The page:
Welcome to this week’s PA’s PA – a week which saw the defection of Douglas Carswell MP from the Conservatives to UKIP. His decision to not just defect but stand down and fight a by-election sets the wheels in motion for him to become UKIP’s first elected Member of Parliament. Speculation is rife as to whether there are further Conservative MPs planning a similar move.
The PA attended a meeting of the Creative Industries Council IP Sub Group. Attendees discussed progress on the IP-related recommendations of the CREATE UK document launched by Vince Cable and Sajid Javid at the start of the summer. With the announcements around Creative Content UK (the new name for VCAP – the process by which rights holders will notify ISPs of infringement on their networks and the will see ISPs inform their subscribers of said infringement) it was felt that good progress was being made by industry on delivering its recommendations. While the Government appears to also be making progress on its recommendations, the importance of maintaining pressure was agreed.
Building on one of its flagship coalition policies, the Liberal Democrats have pledged to increase the early years pupil premium from £300 to £1000 per child. According to the Party, this will help close the attainment gap between children from low income families and those from more well-off backgrounds. Education Minister David Laws said “Investing in early years is one of the best ways to build the fairer society that Liberal Democrats want to see and we are ambitious about delivering for future generations.” The Lib Dems also announced that their manifesto will include a requirement for all children in state-funded schools, including academies and free schools, to receive age appropriate sex and relationship education. This ‘Curriculum for Life’ means that Personal, Social and Health Education (PSHE) will be compulsory in all state-funded schools.
Labour continued with its ‘education announcement a week’ strategy and this week outlined plans to develop technical universities which will offer earn-while-you-learn degrees. In a pamphlet published by the Social Market Foundation, Labour Higher Education Spokesman Liam Byne set out the proposal which would see university science and engineering departments, employers and colleges collaborate to offer degree subjects to students who could receive wages as apprentices. THE drew attention to the fact that the pamphlet offers no clues regarding Labour’s future policy on fees and funding.
The Intellectual Property Office (IPO) is looking to commission work to establish whether social media is having an impact on intellectual property infringement. Within this, the IPO is keen to establish both negative and positive impacts on infringement. Before commencing the study, they are seeking input from a range of stakeholders to capture experience of the issue and what they key issues may be to ensure we are asking the right questions.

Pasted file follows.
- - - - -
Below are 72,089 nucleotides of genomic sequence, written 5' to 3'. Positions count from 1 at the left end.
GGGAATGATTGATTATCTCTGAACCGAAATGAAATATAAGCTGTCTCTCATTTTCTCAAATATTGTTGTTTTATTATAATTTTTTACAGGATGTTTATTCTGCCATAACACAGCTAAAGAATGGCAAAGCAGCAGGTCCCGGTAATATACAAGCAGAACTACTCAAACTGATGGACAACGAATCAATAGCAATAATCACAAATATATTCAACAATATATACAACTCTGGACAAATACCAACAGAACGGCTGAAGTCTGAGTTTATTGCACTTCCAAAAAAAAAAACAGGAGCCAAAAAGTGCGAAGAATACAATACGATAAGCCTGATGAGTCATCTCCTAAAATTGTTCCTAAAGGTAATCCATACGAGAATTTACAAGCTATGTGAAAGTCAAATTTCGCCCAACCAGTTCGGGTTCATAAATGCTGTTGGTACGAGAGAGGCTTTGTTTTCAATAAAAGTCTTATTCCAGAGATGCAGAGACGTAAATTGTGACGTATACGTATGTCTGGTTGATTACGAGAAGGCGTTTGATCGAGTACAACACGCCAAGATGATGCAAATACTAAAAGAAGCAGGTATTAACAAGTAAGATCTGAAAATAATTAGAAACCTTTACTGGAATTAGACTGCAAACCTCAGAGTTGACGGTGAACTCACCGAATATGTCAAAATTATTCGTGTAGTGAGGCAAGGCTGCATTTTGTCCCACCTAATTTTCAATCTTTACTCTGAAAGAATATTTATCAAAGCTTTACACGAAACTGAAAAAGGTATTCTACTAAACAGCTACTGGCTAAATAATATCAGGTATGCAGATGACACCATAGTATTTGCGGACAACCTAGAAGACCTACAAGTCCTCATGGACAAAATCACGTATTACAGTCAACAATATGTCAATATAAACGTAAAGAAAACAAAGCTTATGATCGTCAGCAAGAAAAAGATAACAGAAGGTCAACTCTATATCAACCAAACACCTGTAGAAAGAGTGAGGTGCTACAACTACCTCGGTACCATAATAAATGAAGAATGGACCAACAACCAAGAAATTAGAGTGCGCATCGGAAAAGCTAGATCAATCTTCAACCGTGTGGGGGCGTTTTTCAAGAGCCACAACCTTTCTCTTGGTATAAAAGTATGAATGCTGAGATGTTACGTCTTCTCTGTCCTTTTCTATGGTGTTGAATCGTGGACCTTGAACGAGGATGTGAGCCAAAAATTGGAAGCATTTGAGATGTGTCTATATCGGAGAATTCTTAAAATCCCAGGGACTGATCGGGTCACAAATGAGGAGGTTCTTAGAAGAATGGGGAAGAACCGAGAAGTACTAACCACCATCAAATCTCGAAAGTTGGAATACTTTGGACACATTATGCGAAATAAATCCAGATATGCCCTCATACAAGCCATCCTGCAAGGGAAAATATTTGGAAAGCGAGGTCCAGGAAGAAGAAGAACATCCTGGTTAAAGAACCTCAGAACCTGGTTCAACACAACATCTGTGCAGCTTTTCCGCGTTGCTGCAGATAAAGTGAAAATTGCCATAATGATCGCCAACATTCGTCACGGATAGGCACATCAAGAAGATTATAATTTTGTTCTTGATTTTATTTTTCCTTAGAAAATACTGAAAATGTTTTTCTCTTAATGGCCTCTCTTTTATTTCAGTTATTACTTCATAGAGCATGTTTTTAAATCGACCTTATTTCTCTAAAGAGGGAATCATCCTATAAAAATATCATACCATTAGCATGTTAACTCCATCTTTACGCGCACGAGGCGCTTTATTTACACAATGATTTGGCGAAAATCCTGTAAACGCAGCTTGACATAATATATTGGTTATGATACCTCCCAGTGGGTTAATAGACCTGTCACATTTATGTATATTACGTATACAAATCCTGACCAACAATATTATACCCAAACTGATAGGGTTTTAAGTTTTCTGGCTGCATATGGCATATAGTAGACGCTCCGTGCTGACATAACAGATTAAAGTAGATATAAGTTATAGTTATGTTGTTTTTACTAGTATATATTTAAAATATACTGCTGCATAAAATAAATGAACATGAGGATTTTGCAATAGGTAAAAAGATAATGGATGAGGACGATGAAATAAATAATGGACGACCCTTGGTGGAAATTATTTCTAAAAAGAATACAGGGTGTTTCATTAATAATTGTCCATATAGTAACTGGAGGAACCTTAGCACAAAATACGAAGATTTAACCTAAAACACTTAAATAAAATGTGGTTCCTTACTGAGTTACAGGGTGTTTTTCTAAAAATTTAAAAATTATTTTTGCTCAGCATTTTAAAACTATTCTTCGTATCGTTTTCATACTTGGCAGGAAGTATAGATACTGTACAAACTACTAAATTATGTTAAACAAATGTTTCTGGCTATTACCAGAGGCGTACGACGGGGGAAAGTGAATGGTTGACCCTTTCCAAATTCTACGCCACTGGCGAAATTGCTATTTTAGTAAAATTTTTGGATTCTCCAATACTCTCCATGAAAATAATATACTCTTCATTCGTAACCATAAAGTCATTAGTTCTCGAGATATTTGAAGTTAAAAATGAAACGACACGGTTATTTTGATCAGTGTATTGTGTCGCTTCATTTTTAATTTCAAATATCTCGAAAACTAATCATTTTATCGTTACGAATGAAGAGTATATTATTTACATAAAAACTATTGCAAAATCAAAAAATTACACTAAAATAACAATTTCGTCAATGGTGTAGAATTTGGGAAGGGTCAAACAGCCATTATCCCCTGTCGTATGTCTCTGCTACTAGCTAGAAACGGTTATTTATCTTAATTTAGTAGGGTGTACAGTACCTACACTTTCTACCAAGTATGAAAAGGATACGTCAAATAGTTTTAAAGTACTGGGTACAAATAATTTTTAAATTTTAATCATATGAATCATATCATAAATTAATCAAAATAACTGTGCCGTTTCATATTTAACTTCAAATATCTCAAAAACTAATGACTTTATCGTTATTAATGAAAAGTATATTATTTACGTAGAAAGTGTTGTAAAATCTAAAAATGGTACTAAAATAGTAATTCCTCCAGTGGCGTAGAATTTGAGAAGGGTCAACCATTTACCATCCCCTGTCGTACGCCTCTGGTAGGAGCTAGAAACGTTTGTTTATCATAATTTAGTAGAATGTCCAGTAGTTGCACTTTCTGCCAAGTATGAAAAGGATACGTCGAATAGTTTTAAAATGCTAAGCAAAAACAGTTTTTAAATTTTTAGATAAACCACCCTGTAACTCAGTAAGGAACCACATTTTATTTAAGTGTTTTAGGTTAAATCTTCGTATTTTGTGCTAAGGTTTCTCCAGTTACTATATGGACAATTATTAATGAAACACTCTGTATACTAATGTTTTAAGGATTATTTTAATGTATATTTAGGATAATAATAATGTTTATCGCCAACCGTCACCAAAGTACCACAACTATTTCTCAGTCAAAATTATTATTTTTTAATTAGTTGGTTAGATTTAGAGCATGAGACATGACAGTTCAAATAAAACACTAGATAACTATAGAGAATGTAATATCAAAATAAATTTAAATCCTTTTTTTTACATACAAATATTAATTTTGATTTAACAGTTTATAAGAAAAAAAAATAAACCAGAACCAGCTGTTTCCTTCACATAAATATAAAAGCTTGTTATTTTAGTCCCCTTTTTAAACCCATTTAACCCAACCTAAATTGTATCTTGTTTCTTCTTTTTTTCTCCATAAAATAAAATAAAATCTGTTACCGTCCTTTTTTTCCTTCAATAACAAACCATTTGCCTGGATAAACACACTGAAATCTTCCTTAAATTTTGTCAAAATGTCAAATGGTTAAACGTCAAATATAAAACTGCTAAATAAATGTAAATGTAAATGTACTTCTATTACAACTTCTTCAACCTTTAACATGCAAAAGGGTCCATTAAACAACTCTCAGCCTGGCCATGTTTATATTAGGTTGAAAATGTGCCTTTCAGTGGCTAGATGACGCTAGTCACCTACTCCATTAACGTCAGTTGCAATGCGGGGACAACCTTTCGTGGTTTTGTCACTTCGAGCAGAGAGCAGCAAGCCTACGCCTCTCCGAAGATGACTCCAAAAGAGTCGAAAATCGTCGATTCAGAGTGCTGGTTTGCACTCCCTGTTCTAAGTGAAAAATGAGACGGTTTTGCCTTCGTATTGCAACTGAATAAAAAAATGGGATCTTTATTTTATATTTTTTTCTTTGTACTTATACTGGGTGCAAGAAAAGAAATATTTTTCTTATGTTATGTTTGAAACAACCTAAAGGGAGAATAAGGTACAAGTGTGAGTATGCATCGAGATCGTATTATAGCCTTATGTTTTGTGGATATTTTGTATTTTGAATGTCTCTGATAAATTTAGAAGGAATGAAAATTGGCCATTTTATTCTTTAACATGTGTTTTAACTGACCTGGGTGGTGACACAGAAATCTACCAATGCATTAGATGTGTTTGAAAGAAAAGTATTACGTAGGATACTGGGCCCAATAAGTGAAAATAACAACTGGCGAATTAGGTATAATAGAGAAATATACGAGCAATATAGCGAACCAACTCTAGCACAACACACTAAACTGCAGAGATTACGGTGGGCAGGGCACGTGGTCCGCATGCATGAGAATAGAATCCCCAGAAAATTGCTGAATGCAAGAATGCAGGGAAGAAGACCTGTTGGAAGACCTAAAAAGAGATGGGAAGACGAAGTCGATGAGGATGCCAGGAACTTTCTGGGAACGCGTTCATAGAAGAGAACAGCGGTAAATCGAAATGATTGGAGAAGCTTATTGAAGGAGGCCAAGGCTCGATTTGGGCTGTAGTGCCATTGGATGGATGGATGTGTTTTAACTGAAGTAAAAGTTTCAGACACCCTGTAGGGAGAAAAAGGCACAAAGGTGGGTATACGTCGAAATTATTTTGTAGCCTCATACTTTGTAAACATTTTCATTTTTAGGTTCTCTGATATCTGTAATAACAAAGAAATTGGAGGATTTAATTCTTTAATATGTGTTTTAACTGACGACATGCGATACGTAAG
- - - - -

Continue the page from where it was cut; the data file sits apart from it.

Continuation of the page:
It seems that the Commission has finally managed to unblock some budget for its study on the “Remuneration of authors of books and scientific journals, translators, journalists and visual artists for the use of their works”. The technical specifications of the call for tender (which closed on 28 August) can be found here and confirms that the examination of fair remuneration is part of the ongoing review of the EU copyright acquis.
As the independence campaign in Scotland starts to draw to a close, the respective campaigns are now barred from the majority of schools in Scotland. While they had attended school debates earlier in the year, local councils say the restriction is now in place due to ‘purdah’ – the period of election time when curbs are in place as to what public bodies can do.
According to the Institute of Education, there is no evidence that government investment in particular school structures or types – for example, academies, free schools or faith schools – has been effective in improving the performance of pupils from poor backgrounds. The review, commissioned by the Joseph Rowntree Foundation, found that while there are differences in the performance of different types of schools, this is largely accounted for by the socioeconomic backgrounds of children in their intake. Children who attend schools with a greater proportion of pupils from advantaged backgrounds are more likely to perform better than similar children in schools with a high proportion of pupils from poor backgrounds.
The latest data on Primary School SATS results received mixed reporting. According to the Telegraph the figures show ‘A fifth of 11 year olds lack lead basic reading and writing skills’, while the Guardian views the data as showing ‘primary school children improving in basic skills’. What the data does show is that four out of five 11-year-olds (79%) achieved Level 4 in their SATS tests in reading, writing and arithmetic, up from 75% in 2013. Results in the new grammar and spelling tests, first sat in 2013, rose three percentage points at Level 4 to 76% leading School reform minister Nick Gibb to comment: “Our education system is beginning to show the first fruits of our plan for education, helping to prepare young people for life in modern Britain. There is more to do but teachers and pupils deserve huge credit for such outstanding results.”
This week we: attended the Beijing International Book Fair and a meeting of the Creative Industries Council IP Sub Group. Next week we will: meet with the Alliance for IP to discuss further promotion of its manifesto; attend a meeting of the Sherpa FACT Advisory Group; participate in a number of political roundtables organised by Save the Children to brief parliamentarians on the Read On. Get On campaign.